Words & Sense: A Party Perspective

Let’s say that I offer a service that gets partygoers to the parties they want to attend. I sometimes just recommend parties, but I also let people who are throwing parties pay me to get people to go to theirs. I do this by letting party hosts advertise their party on my site, and take a cut every time someone inquires about a recommended party through the ad. But even for those that pay to advertise, I still only match them up with party-going people who are interested in the kind of party that the advertiser is advertising.

Then, imagine that I also have a spin-off service that’s designed to allow parties to swap guests. Essentially, I pay a host to get a guest to leave his party and go to someone else’s. I pay him out of what the second host pays me.

The best cases are when someone advertises with me, and then sends the guest somewhere else. Why would anyone want someone to leave their party though? Good question. How does a person get someone to leave their party? Also a good question. I don’t really want people telling their guests to leave directly, really, because it’s a flat out strange thing to do. Partygoers don’t want to feel like they’re being shuffled around. I want them to want to leave.

At first, hosts are concerned about the fact that they would have to make their parties pretty bad if they really wanted guests to leave. Some join my system but still throw awesome parties so no one really leaves, and neither of us make a lot of money. I don’t care much for them.

What I do like are those that purposely paint their walls clashing colours so that people find it ugly enough to want to leave, or speak gibberish until their guests get uncomfortable.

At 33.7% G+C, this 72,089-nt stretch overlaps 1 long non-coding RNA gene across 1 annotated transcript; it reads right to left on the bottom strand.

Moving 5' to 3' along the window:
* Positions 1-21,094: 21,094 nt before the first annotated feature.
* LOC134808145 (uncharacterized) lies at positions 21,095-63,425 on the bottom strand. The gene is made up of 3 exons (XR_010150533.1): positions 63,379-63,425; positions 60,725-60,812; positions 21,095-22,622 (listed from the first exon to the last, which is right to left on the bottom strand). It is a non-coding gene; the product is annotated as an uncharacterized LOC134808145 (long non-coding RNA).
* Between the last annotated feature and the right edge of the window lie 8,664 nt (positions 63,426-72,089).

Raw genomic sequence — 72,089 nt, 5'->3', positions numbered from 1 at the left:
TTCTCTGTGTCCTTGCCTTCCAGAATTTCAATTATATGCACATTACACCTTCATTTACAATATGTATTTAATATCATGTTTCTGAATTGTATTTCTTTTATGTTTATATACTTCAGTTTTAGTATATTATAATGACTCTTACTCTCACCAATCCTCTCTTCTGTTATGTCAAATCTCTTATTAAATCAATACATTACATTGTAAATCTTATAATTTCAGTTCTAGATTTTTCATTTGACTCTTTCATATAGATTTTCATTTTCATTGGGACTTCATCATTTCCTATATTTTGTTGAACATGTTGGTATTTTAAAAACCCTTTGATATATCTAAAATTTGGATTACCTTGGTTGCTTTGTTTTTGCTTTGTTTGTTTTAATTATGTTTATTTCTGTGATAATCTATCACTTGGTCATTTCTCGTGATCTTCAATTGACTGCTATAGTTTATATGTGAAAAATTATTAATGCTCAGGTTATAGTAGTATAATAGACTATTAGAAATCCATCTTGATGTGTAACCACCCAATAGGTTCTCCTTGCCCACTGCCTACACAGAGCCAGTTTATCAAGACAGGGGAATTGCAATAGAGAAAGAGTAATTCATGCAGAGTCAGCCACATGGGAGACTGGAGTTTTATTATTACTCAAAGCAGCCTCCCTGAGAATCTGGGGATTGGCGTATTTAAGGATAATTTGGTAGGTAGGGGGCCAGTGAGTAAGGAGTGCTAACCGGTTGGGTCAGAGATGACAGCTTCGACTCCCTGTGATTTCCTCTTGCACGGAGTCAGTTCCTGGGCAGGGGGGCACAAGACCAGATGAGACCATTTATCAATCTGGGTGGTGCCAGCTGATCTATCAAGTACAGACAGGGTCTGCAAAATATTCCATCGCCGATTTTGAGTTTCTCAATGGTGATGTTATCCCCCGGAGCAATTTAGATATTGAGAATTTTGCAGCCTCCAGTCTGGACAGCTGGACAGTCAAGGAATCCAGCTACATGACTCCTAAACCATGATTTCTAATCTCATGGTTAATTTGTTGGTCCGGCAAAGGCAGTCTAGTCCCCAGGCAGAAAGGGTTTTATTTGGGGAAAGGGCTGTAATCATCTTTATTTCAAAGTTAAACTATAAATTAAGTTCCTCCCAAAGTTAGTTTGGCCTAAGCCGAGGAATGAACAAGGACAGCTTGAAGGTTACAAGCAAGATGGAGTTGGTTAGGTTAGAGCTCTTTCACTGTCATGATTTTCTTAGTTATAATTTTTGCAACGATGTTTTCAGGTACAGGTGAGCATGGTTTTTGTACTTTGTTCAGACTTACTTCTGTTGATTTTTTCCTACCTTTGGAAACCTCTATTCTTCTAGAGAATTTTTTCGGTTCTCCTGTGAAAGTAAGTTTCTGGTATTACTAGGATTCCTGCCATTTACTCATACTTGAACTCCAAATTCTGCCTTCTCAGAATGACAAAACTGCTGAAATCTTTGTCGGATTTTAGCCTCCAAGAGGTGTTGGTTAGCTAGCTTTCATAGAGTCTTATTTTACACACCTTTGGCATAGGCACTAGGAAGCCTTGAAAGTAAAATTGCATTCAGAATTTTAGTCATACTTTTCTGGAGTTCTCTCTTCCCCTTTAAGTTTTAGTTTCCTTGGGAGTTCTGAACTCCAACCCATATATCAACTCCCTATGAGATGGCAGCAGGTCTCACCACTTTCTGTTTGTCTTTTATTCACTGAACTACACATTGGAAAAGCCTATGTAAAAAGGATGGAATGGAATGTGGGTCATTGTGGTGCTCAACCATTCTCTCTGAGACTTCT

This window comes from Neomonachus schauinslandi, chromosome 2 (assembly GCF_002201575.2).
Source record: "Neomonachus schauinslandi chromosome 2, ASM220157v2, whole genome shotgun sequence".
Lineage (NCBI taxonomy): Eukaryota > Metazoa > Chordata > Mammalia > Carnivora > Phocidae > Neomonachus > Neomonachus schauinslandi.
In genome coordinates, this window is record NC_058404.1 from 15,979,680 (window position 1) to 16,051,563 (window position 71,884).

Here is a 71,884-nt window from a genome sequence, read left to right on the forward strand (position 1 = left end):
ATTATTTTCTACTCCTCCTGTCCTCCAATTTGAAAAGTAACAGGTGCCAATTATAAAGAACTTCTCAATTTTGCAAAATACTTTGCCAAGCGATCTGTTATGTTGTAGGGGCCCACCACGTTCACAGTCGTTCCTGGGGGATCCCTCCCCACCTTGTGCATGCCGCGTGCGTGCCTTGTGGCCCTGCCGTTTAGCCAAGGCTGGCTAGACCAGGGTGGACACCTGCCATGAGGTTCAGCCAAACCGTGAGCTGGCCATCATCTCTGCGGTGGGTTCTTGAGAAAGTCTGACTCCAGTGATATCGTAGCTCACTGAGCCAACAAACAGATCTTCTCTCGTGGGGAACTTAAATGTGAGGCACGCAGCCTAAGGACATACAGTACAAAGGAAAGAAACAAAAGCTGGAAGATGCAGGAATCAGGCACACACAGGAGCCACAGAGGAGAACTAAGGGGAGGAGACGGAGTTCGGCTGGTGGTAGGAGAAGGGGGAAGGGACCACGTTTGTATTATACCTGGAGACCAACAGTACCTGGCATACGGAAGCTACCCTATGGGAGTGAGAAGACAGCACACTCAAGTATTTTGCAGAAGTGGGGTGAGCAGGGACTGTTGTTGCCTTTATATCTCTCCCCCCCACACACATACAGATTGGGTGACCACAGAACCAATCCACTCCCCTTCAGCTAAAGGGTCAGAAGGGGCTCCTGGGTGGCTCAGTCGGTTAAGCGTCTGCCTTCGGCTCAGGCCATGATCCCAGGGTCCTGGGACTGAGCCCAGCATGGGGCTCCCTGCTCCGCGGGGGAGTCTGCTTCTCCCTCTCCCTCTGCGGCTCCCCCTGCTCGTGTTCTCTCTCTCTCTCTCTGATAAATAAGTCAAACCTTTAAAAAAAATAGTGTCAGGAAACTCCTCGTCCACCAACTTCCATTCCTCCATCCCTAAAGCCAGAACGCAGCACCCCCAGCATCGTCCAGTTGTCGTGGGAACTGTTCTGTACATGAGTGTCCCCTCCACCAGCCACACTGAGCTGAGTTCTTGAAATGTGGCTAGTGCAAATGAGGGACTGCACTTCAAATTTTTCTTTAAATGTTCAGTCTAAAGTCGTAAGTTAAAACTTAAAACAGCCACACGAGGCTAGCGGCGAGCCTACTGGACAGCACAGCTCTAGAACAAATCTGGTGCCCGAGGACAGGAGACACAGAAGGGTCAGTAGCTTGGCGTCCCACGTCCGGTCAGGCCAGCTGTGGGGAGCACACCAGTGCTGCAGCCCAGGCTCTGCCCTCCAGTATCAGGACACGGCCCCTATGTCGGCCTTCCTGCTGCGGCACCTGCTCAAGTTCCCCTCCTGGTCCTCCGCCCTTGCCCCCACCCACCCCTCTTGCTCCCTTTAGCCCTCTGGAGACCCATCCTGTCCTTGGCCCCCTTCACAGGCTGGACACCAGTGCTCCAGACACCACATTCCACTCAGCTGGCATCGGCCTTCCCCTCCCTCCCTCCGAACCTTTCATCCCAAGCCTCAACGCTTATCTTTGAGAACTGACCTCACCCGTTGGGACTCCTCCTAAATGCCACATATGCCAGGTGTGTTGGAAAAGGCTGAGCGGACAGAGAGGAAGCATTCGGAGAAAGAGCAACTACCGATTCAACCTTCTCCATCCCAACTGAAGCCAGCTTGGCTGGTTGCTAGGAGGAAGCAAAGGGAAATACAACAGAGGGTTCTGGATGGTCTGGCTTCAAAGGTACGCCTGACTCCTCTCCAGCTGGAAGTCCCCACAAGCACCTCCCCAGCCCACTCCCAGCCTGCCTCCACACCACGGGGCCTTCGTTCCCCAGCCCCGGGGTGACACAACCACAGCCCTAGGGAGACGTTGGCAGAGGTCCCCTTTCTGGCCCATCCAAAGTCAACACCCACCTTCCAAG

I even tolerate, to some degree, a little trickery. Some hosts do things like put signs on doors that say something like “bathroom” but when you walk through it you’re just at the party next door, and everyone takes their cut. For the most part, I don’t care! As long as the hosts push their guests from one party to another and I get my share, I’m happy.

I couldn’t let all parties work like this, of course, or partygoers wouldn’t like my service. I mix just the right amount of excellent parties with those that are so terrible I’m bound to double dip into profits. It’s a good system!

A friend once asked me if I feel guilty about not just sending people only to good parties, or if I feel bad wasting people’s time, giving money to parties that I know aren’t really offering anything of value. My money helps me pay my guilt to go away.

Sometimes it’s frustrating for my employees that are working on making the best party lineup possible to get stuck with the double dip crap shindigs being encouraged, but the double dip crap shindig employees have quotas to hit, so too bad so sad, there’s room for a little ugly to up my bottom line.

…and that’s what bothers me about AdSense and AdWords.

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